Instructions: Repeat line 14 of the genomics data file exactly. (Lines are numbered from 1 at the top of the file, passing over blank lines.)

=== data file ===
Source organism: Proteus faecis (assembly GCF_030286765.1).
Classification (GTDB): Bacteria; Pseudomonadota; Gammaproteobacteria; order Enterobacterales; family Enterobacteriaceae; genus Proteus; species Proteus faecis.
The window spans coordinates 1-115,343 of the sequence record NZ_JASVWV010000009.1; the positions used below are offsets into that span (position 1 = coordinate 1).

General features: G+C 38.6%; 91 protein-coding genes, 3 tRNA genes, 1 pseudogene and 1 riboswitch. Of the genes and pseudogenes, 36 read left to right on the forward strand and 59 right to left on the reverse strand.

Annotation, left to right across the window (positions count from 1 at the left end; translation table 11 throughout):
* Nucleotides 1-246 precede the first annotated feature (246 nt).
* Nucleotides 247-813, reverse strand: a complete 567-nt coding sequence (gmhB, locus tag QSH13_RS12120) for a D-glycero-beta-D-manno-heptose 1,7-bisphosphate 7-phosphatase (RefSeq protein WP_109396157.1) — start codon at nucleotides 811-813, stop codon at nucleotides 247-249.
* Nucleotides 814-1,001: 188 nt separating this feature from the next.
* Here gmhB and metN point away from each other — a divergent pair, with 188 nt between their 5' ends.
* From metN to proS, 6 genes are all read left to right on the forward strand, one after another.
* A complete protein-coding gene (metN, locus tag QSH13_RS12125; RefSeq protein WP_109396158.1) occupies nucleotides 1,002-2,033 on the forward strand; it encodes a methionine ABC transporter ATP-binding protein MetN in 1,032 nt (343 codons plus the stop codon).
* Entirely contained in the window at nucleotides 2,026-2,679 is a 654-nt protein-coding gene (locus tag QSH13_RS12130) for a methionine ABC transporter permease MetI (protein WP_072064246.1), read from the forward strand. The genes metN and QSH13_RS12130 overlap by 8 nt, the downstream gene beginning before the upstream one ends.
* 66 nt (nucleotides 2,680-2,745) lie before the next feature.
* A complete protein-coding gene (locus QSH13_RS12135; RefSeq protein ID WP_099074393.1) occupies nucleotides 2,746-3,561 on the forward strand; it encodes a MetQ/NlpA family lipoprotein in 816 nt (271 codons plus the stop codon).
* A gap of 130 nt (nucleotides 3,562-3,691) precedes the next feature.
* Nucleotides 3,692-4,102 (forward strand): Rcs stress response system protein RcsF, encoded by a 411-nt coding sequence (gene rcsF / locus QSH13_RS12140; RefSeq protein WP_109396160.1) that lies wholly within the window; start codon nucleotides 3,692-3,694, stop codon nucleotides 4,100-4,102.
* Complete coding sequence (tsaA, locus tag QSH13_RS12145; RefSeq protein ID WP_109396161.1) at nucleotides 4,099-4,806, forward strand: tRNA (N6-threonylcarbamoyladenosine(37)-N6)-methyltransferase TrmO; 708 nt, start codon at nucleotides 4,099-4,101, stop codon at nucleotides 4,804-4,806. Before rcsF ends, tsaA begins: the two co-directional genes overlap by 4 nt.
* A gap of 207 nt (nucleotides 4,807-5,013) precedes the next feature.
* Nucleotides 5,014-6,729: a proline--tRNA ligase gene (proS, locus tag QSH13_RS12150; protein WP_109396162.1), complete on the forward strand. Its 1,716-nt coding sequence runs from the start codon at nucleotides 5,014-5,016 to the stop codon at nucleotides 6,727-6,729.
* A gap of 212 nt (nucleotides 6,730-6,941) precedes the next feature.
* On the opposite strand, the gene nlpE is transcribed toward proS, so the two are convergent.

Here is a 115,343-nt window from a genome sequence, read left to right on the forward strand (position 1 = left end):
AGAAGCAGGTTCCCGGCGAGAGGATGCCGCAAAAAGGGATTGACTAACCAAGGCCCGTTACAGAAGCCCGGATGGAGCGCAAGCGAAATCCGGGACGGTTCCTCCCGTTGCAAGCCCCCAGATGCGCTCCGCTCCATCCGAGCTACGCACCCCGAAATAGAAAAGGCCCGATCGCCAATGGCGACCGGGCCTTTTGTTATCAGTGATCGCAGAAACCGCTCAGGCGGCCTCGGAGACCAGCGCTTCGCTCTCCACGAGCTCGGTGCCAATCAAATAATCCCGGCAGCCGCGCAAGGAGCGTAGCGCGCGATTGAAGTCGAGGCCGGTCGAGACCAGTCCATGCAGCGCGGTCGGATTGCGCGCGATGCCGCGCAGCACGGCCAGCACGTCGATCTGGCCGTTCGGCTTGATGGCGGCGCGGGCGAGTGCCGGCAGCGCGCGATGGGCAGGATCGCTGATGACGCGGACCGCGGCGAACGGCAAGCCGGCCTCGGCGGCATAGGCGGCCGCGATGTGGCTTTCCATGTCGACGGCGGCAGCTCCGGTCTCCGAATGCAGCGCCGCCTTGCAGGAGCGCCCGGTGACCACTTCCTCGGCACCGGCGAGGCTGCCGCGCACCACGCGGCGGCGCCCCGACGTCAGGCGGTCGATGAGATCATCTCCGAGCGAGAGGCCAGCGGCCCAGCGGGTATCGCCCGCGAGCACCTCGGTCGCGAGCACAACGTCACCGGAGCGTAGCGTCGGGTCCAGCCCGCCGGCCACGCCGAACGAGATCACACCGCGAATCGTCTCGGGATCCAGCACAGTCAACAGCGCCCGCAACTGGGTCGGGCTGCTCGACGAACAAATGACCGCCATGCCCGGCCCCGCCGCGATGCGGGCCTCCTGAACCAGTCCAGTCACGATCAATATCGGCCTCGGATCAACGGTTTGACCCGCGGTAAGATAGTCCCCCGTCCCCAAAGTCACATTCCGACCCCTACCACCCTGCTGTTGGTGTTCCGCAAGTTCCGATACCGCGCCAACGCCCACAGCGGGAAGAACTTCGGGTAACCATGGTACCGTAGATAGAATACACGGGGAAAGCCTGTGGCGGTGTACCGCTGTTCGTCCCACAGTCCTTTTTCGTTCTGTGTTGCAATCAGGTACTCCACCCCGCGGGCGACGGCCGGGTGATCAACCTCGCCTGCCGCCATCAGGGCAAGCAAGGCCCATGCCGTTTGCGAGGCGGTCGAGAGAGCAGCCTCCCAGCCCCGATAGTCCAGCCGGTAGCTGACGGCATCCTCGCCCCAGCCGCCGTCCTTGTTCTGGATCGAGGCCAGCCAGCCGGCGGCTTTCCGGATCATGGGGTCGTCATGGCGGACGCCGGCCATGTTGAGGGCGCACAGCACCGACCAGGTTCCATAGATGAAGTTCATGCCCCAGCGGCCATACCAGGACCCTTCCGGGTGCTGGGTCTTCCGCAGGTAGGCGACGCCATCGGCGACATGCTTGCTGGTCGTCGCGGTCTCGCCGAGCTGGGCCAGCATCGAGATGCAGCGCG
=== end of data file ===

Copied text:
* A complete protein-coding gene (locus QSH13_RS12135; RefSeq protein ID WP_099074393.1) occupies nucleotides 2,746-3,561 on the forward strand; it encodes a MetQ/NlpA family lipoprotein in 816 nt (271 codons plus the stop codon).